Developers are offering a wide variety of incentives to entice buyers to their properties. Over the top amenities, such as state-of-the-art fitness centers with yoga and pilates classes, lap pools, free car service and automated car parking are becoming the rule rather than the exception. Concierge services are another way that buildings can distinguish themselves when vying for potential buyers.
While movie nights and mixers have all been used to keep residents in the building, concierges at higher-end condominiums and apartments are determined to get the inhabitants out of their comfort zones with off-site adventures. The traditional role of the concierge was to accept packages, arrange pet services, and make dinner reservations. Now, however, many are offering exclusive events for the residents.
Involvement in the community has become a driving force for many millennials. For example, about 70 residents of an apartment complex in Los Angeles recently gathered to make sandwiches and distribute them to the homeless. Some of them joined to hike up the nearby Micheltorena Stairs, and there are gatherings for drinks at a local bar. A rep from the building is always along, playing the part of chaperone and host. One of the organizers says, “We want them to know their surroundings and see all the cool things they can do locally.”
At an in-development luxury tower in Beverly Hills, concierges are already “crafting experiences” off site. These include a wellness room where residents can bring in estheticians for beauty services. A chauffeur-driven Rolls-Royce and Bentley are available to shuttle residents to nearby destinations. Other experiences will include special menus at chef’s tables in gourmet restaurants and private visits to museums and galleries.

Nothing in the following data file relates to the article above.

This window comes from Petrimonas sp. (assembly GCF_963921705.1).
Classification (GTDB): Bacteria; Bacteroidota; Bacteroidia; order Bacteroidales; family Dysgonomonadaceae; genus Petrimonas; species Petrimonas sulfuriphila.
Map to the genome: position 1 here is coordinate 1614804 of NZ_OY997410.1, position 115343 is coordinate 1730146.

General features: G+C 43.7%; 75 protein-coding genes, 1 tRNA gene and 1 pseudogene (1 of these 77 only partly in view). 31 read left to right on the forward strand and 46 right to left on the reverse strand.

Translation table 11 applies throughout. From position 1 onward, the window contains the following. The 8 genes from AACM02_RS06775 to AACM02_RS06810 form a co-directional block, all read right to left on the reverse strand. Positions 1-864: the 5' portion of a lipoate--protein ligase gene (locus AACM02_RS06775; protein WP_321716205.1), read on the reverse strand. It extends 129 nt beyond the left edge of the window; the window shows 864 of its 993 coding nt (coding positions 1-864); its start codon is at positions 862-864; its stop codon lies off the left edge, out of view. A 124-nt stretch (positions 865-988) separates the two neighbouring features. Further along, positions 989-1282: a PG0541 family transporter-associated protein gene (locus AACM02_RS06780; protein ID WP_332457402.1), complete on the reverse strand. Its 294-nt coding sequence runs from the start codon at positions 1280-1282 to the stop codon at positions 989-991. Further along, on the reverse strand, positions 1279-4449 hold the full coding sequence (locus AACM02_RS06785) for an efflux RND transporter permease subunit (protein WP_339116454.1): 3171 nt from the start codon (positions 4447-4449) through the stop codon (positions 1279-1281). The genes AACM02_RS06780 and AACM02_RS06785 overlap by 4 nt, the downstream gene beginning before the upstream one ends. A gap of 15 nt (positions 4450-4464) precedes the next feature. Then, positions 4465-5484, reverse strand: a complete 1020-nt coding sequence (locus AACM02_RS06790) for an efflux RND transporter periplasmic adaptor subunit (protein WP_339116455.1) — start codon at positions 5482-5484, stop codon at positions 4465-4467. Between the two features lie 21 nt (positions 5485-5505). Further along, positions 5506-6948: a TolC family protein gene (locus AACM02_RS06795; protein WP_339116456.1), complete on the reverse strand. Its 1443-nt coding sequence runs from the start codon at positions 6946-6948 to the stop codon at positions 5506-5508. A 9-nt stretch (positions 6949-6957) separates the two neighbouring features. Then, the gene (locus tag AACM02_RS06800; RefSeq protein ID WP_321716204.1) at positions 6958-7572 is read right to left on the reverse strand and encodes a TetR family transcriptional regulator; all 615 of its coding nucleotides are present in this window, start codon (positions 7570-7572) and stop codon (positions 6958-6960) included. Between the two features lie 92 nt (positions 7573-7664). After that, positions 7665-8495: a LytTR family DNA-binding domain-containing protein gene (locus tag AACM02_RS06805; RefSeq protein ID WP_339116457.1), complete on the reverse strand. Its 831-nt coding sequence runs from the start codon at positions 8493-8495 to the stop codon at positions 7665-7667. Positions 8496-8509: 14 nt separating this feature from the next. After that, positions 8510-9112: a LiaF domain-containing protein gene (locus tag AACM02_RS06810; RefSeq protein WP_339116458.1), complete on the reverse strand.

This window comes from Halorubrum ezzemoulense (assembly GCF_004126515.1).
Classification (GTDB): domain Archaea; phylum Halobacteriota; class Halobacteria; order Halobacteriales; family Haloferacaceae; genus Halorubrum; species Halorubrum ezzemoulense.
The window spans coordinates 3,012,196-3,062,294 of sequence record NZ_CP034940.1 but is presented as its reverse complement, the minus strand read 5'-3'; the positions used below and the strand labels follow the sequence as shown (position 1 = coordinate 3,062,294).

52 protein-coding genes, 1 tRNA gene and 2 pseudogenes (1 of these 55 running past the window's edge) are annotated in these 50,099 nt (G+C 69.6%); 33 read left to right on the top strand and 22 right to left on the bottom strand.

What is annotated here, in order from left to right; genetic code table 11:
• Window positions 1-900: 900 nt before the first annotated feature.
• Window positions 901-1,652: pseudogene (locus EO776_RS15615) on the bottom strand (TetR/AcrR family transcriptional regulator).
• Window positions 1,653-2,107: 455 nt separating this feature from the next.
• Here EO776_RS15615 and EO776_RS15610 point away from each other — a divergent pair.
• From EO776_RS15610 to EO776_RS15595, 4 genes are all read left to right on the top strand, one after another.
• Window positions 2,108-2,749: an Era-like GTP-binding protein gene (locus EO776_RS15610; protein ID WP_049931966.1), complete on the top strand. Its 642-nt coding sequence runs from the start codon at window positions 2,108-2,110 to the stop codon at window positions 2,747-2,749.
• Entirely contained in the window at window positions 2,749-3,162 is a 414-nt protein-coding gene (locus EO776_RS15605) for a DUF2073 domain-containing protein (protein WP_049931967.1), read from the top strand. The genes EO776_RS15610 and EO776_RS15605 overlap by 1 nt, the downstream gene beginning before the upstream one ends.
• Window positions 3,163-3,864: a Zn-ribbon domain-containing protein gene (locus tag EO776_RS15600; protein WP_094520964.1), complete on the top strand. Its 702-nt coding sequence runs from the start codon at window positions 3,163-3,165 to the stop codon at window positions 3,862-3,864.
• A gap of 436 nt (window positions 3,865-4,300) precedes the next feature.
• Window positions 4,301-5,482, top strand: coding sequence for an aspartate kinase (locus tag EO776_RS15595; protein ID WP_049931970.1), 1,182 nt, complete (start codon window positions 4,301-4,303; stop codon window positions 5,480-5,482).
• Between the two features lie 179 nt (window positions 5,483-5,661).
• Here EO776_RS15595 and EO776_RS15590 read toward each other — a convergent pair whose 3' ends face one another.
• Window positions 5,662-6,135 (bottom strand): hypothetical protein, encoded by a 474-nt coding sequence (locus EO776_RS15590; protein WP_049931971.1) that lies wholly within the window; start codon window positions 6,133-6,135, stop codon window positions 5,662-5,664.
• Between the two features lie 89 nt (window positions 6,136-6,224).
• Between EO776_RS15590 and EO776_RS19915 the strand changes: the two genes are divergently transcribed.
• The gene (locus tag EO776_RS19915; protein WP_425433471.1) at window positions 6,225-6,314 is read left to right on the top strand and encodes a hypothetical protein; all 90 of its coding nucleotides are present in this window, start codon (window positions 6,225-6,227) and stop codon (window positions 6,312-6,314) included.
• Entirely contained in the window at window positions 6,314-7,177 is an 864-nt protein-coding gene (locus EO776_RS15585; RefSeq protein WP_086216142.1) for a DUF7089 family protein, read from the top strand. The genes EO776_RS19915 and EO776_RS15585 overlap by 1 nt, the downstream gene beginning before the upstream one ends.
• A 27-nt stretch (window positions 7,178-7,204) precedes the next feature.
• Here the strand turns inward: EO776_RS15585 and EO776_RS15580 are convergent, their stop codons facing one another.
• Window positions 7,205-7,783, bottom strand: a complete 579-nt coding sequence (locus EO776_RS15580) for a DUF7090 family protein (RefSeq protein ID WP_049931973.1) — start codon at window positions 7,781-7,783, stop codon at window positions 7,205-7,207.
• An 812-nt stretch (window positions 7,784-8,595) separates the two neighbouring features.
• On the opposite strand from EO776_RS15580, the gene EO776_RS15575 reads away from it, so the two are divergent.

Another condo in the Westwood area has recently begun exploring group events outside the building for residents. There are already plans for a private tour of the Broad museum via a chauffeured luxury bus.
As a rule, management tries to absorb the cost of some of these activities, while striking “sponsorship” deals with local restaurants and bars, even offering deep discounts to the residents.
The nature of the events is largely determined by the demographic of the building. At a rental building in Hollywood, many tenants are millennials who work in the entertainment industry, and get-togethers might include a game at the Staples Center or a pub crawl.
A recent buyer in one of the city’s newer towers said the building’s social activities had been a factor in his decision to buy there. He and his wife and baby get to meet their neighbors. “We see them at softball on Saturdays and at the farmer’s market.”
In a large metropolitan city where everyone seems too busy to meet their neighbors, such events can make a residential building feel like a community.